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Bidding on a dreamEnergetic entrepreneur purchases Iqaluit building for dance, yoga and wellness business
Northern News Services
Published Saturday, August 17, 2013
Building No. 754 in downtown Iqaluit doesn't look very remarkable, but the near-100 square metre, rusty-orange-coloured house is now home to an ambitious entrepreneurial idea.
Business owners Gary Philip, left, and Christine Lamothe, and Philip's sons Isaiah McKeown-Philip, 17, and Qamo McKeown-Philip, 15, and dogs Thor and Chloee stand in front of a house Lamothe purchased in Iqaluit earlier this month. The building is the future home of the couple's new business, Saimavik Studio. It will be a venue for yoga and dance classes, among other wellness services, they said. - Miranda Scotland/NNSL photo
"It's a tiny little prefab house from the 60s -- a cute little thing – and it needs to be completely renovated. We're going to clean it up and make it slick," said Christine Lamothe, aka Lil*Bear, who teaches yoga and dance in the community.
The humble, two-bedroom abode is the future site of Saimavik Studio, Lamothe's new yoga, dance and wellness company, which she launched with her business partner and boyfriend, Gary Quinangnaq Philip, this past spring. Saimavik is an Inuktitut word Lamothe roughly translates as "a place of calm."
"It's a place to go to be happy and have no anger," she explained.
The building, which Lamothe describes as "tough,' and "built to last," has already made its owners happy.
"I think this is an absolute prime location," said Philip, with a smile. "It's right downtown -- you've got everything from the stores to the post office, to the banks and the beach within walking distance."
Saimavik Studio may look like a modest fixer-upper today, but according to Lamothe, by this time next year it will be undergoing a 140 square-metre expansion.
"We're going to build a beautiful, fully-equipped yoga and dance studio," she said. "We'll have Pilates, yoga and dance workshops, wellness retreats, and we'll work hard to get some daytime programming and we're looking into after-school programming for kids."
The studio will include accommodations for tourists and retreat participants, she added.
The healthy-living advocate purchased the house at an estate sale earlier this month after her friend Pascale Arpin pointed it out as a charming property.
"I figured out how to put my name down and I bid on it and someone bid higher than me and then I bid again and I won," Lamothe said. "I didn't pay a lot, but I paid a lot more than my original bid. We paid more than what they were asking ($185,000). I was the first person to bid and I was the last. I felt I really needed to act fast."
Lamothe, 36, may be leaping into her new business venture this summer, but only after working for six years as a dance instructor and teaching yoga in the community for the past two years. Along the way, she studied and earned various wellness-teaching accreditations.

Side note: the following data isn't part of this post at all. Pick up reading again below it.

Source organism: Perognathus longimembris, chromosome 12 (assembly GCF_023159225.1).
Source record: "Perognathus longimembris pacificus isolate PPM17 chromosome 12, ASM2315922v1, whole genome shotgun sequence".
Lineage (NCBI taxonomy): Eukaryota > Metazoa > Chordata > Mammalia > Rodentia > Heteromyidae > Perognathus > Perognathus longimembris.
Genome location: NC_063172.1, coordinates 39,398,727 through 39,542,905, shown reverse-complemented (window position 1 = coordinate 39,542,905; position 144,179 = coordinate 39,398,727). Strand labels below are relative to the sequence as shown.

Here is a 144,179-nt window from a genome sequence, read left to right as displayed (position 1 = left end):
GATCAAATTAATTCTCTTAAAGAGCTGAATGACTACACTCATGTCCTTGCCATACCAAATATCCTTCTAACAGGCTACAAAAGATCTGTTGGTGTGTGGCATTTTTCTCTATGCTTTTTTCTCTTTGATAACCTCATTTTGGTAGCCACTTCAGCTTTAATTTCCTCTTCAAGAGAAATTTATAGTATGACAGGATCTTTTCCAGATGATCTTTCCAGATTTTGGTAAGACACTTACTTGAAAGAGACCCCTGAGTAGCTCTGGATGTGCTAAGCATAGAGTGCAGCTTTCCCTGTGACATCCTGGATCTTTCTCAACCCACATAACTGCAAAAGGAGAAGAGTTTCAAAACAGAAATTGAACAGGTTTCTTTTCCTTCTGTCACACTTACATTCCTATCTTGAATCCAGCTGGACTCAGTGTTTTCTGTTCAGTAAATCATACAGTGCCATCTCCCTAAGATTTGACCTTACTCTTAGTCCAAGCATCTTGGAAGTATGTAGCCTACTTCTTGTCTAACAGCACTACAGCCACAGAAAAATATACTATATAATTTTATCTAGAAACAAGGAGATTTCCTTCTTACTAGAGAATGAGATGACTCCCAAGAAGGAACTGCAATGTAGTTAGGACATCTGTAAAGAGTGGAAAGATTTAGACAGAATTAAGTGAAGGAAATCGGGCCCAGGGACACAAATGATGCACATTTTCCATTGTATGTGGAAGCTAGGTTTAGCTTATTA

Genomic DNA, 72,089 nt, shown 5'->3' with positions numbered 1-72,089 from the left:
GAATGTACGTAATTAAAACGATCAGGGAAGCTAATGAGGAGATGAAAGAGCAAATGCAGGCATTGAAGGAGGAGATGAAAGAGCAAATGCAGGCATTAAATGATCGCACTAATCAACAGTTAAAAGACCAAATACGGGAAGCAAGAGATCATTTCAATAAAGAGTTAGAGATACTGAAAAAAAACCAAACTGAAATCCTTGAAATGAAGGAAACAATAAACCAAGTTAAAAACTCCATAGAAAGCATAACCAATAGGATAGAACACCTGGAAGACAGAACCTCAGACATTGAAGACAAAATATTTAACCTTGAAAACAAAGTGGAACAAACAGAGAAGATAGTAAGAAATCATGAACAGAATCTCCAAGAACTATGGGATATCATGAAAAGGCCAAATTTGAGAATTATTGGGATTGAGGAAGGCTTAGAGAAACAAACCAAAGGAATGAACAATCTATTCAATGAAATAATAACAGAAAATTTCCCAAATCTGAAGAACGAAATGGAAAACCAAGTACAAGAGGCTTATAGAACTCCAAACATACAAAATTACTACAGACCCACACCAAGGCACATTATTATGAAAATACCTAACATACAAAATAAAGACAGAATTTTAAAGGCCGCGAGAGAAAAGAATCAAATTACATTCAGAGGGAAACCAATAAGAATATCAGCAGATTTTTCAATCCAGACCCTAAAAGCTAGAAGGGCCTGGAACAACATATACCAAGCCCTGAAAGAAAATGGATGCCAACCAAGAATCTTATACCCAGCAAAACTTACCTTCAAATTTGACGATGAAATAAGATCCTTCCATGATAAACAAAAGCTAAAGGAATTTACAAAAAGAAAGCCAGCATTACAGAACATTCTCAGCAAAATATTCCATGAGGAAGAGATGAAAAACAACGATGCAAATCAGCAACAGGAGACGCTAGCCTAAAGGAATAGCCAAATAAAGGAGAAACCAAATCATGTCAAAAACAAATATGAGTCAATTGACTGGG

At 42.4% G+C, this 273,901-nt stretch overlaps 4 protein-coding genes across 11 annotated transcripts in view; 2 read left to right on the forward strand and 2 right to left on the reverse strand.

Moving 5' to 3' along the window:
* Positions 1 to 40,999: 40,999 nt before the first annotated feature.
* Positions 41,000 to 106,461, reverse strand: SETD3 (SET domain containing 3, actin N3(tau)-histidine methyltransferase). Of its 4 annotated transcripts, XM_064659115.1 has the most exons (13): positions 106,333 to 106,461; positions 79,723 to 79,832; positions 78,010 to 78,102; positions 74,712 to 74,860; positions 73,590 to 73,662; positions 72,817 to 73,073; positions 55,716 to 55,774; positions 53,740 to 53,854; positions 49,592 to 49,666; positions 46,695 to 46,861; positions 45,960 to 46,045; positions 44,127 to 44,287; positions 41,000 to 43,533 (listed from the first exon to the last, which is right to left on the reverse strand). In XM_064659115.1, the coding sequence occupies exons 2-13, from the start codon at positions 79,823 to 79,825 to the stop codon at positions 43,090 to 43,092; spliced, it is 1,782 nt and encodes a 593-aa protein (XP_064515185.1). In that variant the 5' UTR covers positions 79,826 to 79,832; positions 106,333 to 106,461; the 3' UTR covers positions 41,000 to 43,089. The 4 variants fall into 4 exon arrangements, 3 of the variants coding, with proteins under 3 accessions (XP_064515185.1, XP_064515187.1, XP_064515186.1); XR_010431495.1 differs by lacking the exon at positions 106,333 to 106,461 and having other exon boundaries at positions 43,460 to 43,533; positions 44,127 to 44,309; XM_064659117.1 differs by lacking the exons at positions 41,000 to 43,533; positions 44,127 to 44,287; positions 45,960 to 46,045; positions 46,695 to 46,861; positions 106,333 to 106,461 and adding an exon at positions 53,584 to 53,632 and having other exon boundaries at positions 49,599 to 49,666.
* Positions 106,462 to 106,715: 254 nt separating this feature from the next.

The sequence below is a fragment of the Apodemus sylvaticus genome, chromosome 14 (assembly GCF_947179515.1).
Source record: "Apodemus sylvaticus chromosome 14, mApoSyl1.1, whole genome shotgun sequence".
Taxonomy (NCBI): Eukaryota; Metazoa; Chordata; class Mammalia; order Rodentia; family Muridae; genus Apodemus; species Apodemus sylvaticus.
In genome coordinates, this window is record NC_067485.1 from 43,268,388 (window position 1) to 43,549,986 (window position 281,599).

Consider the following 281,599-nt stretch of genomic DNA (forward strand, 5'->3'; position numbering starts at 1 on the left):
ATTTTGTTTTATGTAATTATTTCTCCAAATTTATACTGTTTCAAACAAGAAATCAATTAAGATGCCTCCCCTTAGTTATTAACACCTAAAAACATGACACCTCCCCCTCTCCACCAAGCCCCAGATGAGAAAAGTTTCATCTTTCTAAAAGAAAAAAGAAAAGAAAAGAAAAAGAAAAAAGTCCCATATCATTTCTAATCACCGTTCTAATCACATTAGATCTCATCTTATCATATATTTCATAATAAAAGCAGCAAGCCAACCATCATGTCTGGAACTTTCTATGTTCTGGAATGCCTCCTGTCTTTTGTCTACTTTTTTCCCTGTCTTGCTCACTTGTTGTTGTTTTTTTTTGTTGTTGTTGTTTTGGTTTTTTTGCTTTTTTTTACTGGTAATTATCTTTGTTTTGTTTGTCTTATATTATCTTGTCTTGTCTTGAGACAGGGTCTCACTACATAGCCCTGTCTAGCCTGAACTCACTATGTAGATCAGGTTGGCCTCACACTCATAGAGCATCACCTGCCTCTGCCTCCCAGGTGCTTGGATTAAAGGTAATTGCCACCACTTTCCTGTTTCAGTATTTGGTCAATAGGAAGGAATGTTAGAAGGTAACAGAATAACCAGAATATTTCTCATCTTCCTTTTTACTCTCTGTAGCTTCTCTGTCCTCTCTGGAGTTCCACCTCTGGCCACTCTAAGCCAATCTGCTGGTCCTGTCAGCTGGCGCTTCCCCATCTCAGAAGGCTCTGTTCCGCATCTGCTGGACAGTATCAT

She began practising yoga to help heal from a dance injury in 1998 and earned her certification as a yoga teacher in 2011. Her background is in Kundalini, Ashtanga, Vinyasa, Vipassana meditation and Yin Yoga. She moved to Iqaluit from Ottawa six years ago.
"As far as I'm concerned, Christine is one of the most energetic people I've ever met -- period. She's thrown herself into this community with abandon," said Brian Pearson, a longtime Iqaluit business-owner and former MLA and Frobisher Bay mayor. "This latest project of her's is certainly worthy of support from the community. There are people now who are very conscious of their health and this kind of activity is very beneficial."
The community is indeed supporting the emerging business, Lamothe said.
Three of her friends who work as architects are helping her design the renovations, and other friends and neighbours are pledging donations of time and labour.
"Lots of community members have offered to help," she said. "I say, 'You know this is a business?,' but people want to see it come to fruition. It's inspiring that we're going to have a health and wellness community grow around this."
Philip, a musician and heavy equipment operator with the City of Iqaluit, is working behind the scenes on the renovations. Originally from Arctic Bay and an experienced hunter, Philip, 39, speaks Inuktitut and English, which are skill-sets that may come in handy as part of on-the-land programming the owners plan to develop in the next couple of years.
"I'm happy about this opportunity because there is really no place in town that's going to provide what we're talking about," Philip said. "It's like a mini-wellness centre and a place for dancers and people that do yoga to have a permanent place to practise instead of jumping from one place to another."
Lamothe currently teaches two yoga classes in the Catholic Church Hall and, during the school year, in the Joamie Ilinniarvik School gymnasium. She also teaches breakdancing to children and youth as part of the Hip Hop Spot, a free program in which she introduces fitness, self-expression, teamwork and other social skills to youth through dance.
At her day job, Lamothe works as a physical activities specialist with the Government of Nunavut, collaborating with communities to develop opportunities for increased physical activity for all ages.
The business owners hope to welcome their first guests to Saimavik Studio early in the new year.
-- with files from Miranda Scotland